Regarding teratogenic aspects, please consult the Drugs and Birth Defects Database (in Swedish, Janusmed fosterpåverkan).
A study of out-patients using topical glaucoma drugs > 3 months (113 male eyes, 103 female eyes) showed that men and women developed conjunctival metaplasia to the same extent while the control group without medication did not. The authors suggest that the presence of the preservative benzalkonium chloride in the medications caused this side effect . In a population-based survey study including a medical examination in 4744 Australians, 2.3% were previously diagnosed with ocular hypertension or open angle glaucoma (52 male, 56 female). The proportion reporting a history of glaucoma surgery or treatment with glaucoma medication was similar in men and women .
In a study from the US nearly half of the individuals who had filled one glaucoma prescription discontinued the treatment within six months. Among glaucoma patients aged 40-49 years, living in the Southeast region of the US and being a woman were factors associated with discontinuation .
General differences between men and women with glaucomaIn a randomized clinical trial of normal-tension glaucoma patients, an untreated subset of patients (61 men, 99 women) was analyzed regarding risk factors for (a high) progression rate of visual field loss. The time to measurable decrease in visual field was shorter in women than in men (1849 vs. 2356 days and the speed of deterioration was higher in women than in men (0.47 vs. 0.23 decibels per year). Migraine and optic disk hemorrhage were other risk factors for an increased progression rate (OR 2.58 and 2.72, respectively). According to the authors, it could be wise to treat women with migraine or optic disk hemorrhage aggressively as they are at a higher risk of faster progression than others .An eye examination of a West Greenland Eskimos population > 40 years old (162 men, 182 women) aimed at detecting primary angle-closure glaucoma (PACG) showed a higher prevalence in women than in men (age-group 60-69: 5% in men, 15% in women and age-group 70+: 3% in men, 27% in women) . Measurements of the right eyes (155 men, 156 women) showed that the limbal chamber depth (LCD), as well as the axial chamber depth (ACD) was lower in women than in men .In a population based study in the Netherlands it was noted that women who were postmenopausal before the age of 45 had a higher risk of open-angle glaucoma (odds ratio 2.6) compared to those who were older at menopause (odds ratio for open angle glaucoma of 1.1) . A study of endothelial nitric oxide synthase gene variants found an association with open angle glaucoma which might explain this . Studies on the effect of hormonal replacement therapy (HRT) are lacking .In a retrospective study, glaucoma patients (64 men, 59 women) underwent selective laser trabeculoplasty (SLT). The intra ocular pressure (IOP) lowering efficacy of SLT was equal in men and women and regardless of type, or absence of glaucoma medication at 6 months post-laser .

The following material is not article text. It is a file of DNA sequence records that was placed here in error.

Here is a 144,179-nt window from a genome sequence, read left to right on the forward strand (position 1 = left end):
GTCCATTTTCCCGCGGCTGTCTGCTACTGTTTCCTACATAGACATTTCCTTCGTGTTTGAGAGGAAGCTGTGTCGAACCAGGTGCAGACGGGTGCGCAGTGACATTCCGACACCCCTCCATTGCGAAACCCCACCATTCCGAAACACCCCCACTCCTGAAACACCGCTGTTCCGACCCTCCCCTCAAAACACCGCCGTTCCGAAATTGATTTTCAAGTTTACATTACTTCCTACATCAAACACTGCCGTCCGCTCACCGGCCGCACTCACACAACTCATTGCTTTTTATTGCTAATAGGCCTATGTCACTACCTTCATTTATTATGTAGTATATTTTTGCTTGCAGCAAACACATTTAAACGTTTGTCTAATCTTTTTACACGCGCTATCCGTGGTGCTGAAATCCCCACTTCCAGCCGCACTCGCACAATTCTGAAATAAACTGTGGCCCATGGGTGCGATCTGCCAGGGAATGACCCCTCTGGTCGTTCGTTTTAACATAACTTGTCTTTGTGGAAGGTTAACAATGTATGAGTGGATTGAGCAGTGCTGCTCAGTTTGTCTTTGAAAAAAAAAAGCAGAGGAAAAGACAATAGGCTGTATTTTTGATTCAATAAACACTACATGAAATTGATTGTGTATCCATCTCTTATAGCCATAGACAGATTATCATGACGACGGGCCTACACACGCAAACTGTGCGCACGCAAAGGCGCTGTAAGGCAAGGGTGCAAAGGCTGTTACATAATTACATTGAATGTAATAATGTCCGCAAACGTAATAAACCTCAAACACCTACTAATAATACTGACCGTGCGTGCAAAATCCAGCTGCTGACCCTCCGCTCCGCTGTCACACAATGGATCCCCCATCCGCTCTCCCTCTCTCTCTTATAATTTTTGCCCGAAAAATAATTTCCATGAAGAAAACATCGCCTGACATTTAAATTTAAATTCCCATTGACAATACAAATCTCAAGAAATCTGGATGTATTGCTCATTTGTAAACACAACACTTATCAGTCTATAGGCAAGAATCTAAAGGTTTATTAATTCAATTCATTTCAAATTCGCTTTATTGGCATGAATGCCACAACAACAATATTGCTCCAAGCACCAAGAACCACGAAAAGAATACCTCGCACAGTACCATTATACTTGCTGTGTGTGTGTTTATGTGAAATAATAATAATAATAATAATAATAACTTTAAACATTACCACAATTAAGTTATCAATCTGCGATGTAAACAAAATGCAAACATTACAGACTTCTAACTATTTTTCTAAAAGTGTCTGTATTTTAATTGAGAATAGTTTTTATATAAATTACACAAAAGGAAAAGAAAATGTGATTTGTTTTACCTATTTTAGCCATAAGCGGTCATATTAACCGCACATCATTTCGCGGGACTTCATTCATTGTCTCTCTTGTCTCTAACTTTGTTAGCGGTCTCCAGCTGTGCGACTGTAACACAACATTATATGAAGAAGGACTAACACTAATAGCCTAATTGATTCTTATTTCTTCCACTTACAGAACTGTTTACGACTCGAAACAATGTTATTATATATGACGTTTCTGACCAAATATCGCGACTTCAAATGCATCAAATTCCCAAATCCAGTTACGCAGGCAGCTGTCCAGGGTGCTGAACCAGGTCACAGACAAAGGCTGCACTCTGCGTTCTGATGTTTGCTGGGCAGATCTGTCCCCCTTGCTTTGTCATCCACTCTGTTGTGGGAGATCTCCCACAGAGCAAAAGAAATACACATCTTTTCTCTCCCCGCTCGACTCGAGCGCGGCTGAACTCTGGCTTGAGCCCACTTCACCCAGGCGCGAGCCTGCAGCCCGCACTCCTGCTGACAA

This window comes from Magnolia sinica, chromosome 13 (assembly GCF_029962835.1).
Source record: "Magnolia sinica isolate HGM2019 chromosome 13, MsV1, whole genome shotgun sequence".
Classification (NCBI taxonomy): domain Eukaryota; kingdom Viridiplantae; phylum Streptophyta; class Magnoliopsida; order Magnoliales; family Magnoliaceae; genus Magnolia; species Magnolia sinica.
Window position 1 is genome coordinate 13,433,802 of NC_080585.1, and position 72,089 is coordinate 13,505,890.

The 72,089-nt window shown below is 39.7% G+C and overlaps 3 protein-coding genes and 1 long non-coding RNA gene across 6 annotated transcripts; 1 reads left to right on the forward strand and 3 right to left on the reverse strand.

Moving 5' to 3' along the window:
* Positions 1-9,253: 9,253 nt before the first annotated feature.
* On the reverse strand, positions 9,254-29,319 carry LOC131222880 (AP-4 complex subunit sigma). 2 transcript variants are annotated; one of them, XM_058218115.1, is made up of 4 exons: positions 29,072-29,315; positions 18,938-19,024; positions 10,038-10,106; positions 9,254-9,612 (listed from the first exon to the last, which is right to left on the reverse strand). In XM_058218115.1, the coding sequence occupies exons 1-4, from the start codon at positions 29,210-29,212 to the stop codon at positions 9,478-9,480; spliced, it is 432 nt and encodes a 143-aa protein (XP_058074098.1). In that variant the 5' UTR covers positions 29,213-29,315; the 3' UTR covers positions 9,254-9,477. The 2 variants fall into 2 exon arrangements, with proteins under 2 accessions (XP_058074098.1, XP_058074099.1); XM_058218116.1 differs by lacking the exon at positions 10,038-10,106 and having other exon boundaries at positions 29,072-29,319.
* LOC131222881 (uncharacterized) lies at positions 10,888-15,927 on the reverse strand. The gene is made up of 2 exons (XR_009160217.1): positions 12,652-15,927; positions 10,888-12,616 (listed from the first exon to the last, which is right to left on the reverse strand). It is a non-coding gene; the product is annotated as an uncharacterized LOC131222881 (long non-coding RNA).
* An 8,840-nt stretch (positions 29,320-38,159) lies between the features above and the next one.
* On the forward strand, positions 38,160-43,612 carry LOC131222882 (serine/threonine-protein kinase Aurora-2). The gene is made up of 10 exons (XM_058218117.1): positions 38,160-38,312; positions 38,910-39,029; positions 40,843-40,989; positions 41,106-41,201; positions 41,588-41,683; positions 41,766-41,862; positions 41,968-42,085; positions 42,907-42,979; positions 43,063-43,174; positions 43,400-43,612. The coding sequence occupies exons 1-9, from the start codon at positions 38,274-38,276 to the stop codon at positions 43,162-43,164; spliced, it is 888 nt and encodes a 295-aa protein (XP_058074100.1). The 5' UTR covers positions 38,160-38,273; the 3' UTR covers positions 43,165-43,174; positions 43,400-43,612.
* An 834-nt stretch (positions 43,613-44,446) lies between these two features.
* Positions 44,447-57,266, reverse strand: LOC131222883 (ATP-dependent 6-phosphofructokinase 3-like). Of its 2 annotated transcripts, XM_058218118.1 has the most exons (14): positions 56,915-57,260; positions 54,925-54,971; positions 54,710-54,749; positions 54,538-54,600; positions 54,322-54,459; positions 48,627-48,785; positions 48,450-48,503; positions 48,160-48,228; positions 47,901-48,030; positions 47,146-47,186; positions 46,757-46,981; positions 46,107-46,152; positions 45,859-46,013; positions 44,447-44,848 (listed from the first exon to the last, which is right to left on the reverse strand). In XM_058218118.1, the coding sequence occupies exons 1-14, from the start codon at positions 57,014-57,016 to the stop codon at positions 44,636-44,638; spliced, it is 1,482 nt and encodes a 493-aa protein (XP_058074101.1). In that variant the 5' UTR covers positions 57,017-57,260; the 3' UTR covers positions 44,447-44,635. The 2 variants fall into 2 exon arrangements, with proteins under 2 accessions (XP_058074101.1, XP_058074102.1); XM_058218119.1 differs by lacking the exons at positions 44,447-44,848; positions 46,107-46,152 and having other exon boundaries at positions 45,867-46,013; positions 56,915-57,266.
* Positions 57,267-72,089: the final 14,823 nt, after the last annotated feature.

Date of litterature search: 2015-12-02
Reviewed by: Mia von Euler
Approved by: Karin Schenck-Gustafsson